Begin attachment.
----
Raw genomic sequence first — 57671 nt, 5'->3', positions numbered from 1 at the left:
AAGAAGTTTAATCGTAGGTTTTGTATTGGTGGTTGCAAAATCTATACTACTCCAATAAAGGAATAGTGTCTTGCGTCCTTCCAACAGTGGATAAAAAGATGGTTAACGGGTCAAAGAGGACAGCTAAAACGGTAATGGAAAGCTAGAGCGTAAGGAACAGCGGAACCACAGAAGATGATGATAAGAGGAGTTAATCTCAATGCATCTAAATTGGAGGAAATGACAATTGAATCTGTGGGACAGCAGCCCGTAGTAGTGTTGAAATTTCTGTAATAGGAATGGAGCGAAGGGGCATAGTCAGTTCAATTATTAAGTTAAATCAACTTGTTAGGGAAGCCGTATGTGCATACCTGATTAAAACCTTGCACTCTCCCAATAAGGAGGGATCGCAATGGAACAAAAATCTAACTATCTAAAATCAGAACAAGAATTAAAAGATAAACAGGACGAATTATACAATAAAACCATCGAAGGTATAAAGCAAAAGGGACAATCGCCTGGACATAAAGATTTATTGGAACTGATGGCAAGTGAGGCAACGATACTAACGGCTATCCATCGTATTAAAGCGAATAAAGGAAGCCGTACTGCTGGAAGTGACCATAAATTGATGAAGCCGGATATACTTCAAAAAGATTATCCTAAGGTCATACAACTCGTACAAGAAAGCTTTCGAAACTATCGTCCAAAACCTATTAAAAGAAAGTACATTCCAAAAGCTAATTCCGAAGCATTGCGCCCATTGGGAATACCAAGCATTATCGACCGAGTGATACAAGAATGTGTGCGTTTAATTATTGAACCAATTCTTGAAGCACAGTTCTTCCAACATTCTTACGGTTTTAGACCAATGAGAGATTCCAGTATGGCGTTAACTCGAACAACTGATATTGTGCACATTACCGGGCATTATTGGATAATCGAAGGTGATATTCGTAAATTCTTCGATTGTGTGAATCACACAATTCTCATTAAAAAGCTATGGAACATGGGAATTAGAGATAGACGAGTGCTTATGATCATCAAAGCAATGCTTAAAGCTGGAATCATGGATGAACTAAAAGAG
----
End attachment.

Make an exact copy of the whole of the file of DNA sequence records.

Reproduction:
Raw genomic sequence first — 57671 nt, 5'->3', positions numbered from 1 at the left:
AAGAAGTTTAATCGTAGGTTTTGTATTGGTGGTTGCAAAATCTATACTACTCCAATAAAGGAATAGTGTCTTGCGTCCTTCCAACAGTGGATAAAAAGATGGTTAACGGGTCAAAGAGGACAGCTAAAACGGTAATGGAAAGCTAGAGCGTAAGGAACAGCGGAACCACAGAAGATGATGATAAGAGGAGTTAATCTCAATGCATCTAAATTGGAGGAAATGACAATTGAATCTGTGGGACAGCAGCCCGTAGTAGTGTTGAAATTTCTGTAATAGGAATGGAGCGAAGGGGCATAGTCAGTTCAATTATTAAGTTAAATCAACTTGTTAGGGAAGCCGTATGTGCATACCTGATTAAAACCTTGCACTCTCCCAATAAGGAGGGATCGCAATGGAACAAAAATCTAACTATCTAAAATCAGAACAAGAATTAAAAGATAAACAGGACGAATTATACAATAAAACCATCGAAGGTATAAAGCAAAAGGGACAATCGCCTGGACATAAAGATTTATTGGAACTGATGGCAAGTGAGGCAACGATACTAACGGCTATCCATCGTATTAAAGCGAATAAAGGAAGCCGTACTGCTGGAAGTGACCATAAATTGATGAAGCCGGATATACTTCAAAAAGATTATCCTAAGGTCATACAACTCGTACAAGAAAGCTTTCGAAACTATCGTCCAAAACCTATTAAAAGAAAGTACATTCCAAAAGCTAATTCCGAAGCATTGCGCCCATTGGGAATACCAAGCATTATCGACCGAGTGATACAAGAATGTGTGCGTTTAATTATTGAACCAATTCTTGAAGCACAGTTCTTCCAACATTCTTACGGTTTTAGACCAATGAGAGATTCCAGTATGGCGTTAACTCGAACAACTGATATTGTGCACATTACCGGGCATTATTGGATAATCGAAGGTGATATTCGTAAATTCTTCGATTGTGTGAATCACACAATTCTCATTAAAAAGCTATGGAACATGGGAATTAGAGATAGACGAGTGCTTATGATCATCAAAGCAATGCTTAAAGCTGGAATCATGGATGAACTAAAAGAG